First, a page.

A Toronto group is working to provide a safe haven for LGBTQ refugees fleeing state sponsored violence in places like Syria.
Rainbow Railroad‘s Executive Director Justin Taylor told Humber News he receives daily requests from LGBTQ people in high-risk countries who need help getting out.
“Everyone who calls is in a different situation. Some people have just been attacked by their families, or have been kicked out of their homes,” he said.
“Usually people have been victims of violence and reach a point where they realize they’re no longer safe in their home country and need to leave.”
The issue of LGBTQ refugees gained prominence last week when Immigration and Refugees Minister John McCallum said Canada will prioritize full families, vulnerable women and members of the LGBTQ community.
One challenge with the resettlement of a large volume of new residents is the added pressure that educational institutions will feel.
The recently established LGBTQ+ Resource Centre at Humber College says it is ill equipped to handle issues of refugee resettlement.
“We absolutely support LGBTQ refugees in whatever struggles they may be having when they arrive, but I don’t think that as the resource centre we are the best option to offer the support they might be looking for,” said Natalie Elisha, co-ordinator for Humber’s LGBTQ+ Resource Centre.
Elisha pointed towards Rainbow Railroad as an organization that specializes in LGBTQ refugee resettlement.
Taylor said being LGBTQ adds to the struggles refugees face in places like the Middle East and sub-Saharan Africa where extremely harsh laws against homosexuality are common.
Asylum seekers fleeing their homelands sometimes face violence in refugee camps in neighbouring countries that can be equally homophobic, Taylor explained.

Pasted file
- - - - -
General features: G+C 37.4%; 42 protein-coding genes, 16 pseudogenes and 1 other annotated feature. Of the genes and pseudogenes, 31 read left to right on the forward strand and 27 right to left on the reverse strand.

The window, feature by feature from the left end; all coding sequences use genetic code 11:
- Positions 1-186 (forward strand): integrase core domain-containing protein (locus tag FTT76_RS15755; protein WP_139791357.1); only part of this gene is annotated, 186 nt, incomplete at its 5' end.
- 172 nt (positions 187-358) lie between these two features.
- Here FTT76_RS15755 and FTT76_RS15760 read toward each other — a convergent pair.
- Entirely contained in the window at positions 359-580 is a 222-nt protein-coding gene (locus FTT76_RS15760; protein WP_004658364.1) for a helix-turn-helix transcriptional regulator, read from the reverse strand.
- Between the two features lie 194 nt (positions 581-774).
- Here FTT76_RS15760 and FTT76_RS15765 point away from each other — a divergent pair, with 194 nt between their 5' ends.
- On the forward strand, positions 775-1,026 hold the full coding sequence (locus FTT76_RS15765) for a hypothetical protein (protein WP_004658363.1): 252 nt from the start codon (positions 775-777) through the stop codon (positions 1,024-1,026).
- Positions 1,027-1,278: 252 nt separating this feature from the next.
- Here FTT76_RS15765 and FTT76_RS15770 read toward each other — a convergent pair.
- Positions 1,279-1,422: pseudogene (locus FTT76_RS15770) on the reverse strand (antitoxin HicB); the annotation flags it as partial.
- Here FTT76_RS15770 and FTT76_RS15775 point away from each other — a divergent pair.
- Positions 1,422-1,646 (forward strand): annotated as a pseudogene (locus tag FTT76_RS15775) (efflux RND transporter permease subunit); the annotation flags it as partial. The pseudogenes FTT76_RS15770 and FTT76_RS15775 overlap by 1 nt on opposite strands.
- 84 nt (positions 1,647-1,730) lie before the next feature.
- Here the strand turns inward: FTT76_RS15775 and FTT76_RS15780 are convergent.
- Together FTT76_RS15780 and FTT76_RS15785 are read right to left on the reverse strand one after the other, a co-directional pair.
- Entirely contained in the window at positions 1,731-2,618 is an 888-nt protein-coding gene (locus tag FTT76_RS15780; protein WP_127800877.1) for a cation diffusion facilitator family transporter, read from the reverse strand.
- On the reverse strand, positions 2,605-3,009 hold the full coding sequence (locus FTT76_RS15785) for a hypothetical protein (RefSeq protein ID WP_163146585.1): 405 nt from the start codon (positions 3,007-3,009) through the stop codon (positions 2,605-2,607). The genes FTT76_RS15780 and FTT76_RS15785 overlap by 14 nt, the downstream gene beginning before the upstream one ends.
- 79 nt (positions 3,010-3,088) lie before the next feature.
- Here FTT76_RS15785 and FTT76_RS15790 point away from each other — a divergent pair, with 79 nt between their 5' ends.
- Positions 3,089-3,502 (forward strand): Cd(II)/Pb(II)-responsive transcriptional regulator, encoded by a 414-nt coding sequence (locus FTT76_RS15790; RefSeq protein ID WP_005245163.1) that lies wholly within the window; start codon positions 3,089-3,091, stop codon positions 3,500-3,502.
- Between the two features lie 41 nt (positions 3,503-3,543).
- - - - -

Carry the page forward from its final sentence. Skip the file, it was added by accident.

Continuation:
‘Can’t go to police’
“It’s still illegal for them to be gay there, so if something happens, like they get robbed, they can’t even go to the police because they’re afraid they would get arrested.”
Homosexuality, for example is illegal in Syria, and those found guilty can face up to three years in jail.
Rainbow Railroad helps by verifying cases involving at-risk LGBTQ people with partner organizations on the ground in the specific regions.
“We also help them understand what their options are for getting to a safer country,” Taylor said.
That can mean anything from helping someone get organized to move directly to a western country and claim asylum once they get there, to helping them move to a neighbouring country and go through the United Nations High Commissioner for Refugees process to be resettled, he said.
Rainbow Railroad “has helped cover the costs for 95 people relocating from countries where they faced persecution because of their sexual or gender orientation, Taylor told CBC Radio.
The challenge for these refugees is that they are often alone.
“A lot of refugees are fleeing together as families. With LGBTQ asylum seekers, they’re usually fleeing from their families,” Taylor said.
“They’re often traveling alone and don’t have any support whatsoever because they’ve either been victims of violence at the hands of their families or had to run away.”